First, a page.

In response, Gregory shared what was on his mind. "It was a very powerful moment," Pate said. "He said, 'I haven't been the man my father was. My father was a better man. He was much more committed to the Lord.'
"He asked me then to pray for him," Pate said. "My sense was that he wanted to be right with God and my prayer was to give Arthur a sense of Christ's love in his life and that he know his Father."
Until that phone call, Pate said he didn't know "where Arthur was in his relationship to God. It was a wonderful call. Profound."
Frances Gregory learned of the call shortly before her father died. "In my mind, my dad surrendered his heart to the Lord as I did at Thousand Pines."
Thousands of campers have similar testimonies, including Director Pate. Standing in the 45-year-old McKee Prayer Chapel recently, he told visitors, "This is where I prayed to go into ministry. I was in the ninth grade. I said, 'Send me anywhere you want Lord,' and he put me back here living 20 feet from where I prayed."
The chapel named for the late missionary Howard McKee, "is a pretty special spot," Pate said. "What the Lord has done here over the years is consistent. Tens of thousands have come to Christ in this room and in our main Jensen Chapel."
Pate was the camp director for 10 years overseeing 25,000 campers annually and a staff of 25 year-round employees and about 100 seasonal workers. The camp draws campers from churches throughout the western United States and groups of Southern California public schoolchildren for an outdoor education program. Pate estimates one million people have visited the camp.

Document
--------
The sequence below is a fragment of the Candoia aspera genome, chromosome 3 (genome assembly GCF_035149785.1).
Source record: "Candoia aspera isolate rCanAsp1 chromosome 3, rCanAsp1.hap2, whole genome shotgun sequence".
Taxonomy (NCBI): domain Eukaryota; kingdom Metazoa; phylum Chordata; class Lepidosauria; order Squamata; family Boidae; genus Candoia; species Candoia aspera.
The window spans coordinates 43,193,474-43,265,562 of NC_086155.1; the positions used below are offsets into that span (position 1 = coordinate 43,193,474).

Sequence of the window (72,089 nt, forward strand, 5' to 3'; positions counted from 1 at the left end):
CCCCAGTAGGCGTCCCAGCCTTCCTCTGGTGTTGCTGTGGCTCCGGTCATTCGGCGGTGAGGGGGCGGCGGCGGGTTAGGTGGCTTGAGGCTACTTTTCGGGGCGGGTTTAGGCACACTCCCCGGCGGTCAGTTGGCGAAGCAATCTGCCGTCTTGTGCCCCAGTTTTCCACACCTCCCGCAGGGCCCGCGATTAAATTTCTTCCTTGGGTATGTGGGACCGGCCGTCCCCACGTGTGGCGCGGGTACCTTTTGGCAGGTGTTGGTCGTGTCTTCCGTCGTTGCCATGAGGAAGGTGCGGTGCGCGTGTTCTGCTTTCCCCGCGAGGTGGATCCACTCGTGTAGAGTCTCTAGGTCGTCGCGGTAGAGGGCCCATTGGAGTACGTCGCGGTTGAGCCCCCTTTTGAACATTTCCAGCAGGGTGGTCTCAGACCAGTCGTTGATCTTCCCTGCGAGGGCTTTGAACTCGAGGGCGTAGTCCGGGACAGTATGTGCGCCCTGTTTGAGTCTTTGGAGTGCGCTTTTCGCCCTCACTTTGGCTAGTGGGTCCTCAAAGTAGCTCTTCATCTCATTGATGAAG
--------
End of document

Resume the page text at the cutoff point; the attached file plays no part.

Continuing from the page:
"Kids come up who have never been in nature, never seen a squirrel or a blue jay. They've known only concrete and asphalt and the anxieties of the world," Pate said. "Here, they can listen to the whisper of the Lord."
"It's such a privilege," Pate said, "to be in the front row and watch all of this."
The first children in these woods lived with their parents in the logging camp a century ago. They attended classes and played near the tree that for years has supported the camp bell. After the mills shut down, the camp evolved with booming tourism on the mountain.
The Crest Forest Club occupied the former logging camp and transformed it into a frontier town with a dance hall that served liquor and "echoed with raucous laughter and rattling dice" according to camp archives.
The San Bernardino County sheriff closed the club after a murder was committed on the grounds. Later, the Civilian Conservation Corps occupied the camp, followed by Lake Gregory workers until 1939 when the lake was finished and Arthur Gregory's donation was accepted by the Southern California Baptist Convention. Dr. Ralph Jensen was Executive Secretary of the convention at the time. Jensen Chapel (pictured) on the camp property is named in his honor.
Gregory's offer of land was first made to the university association (which later founded the University of Redlands), but it was not incorporated. So the Riverside First Baptist Church, the largest in the area, was asked to accept the acreage. In 1938, Riverside Baptist's Pastor Dr. Catherwood, the trustees and Cathie Scott (later Chapman) toured the area with Gregory, a founding member of the Redlands First Baptist Church. (Both Catherwood and Scott have places at camp named for them.)The group decided receiving and maintaining the land as a camp was a project too big for a single church to take on.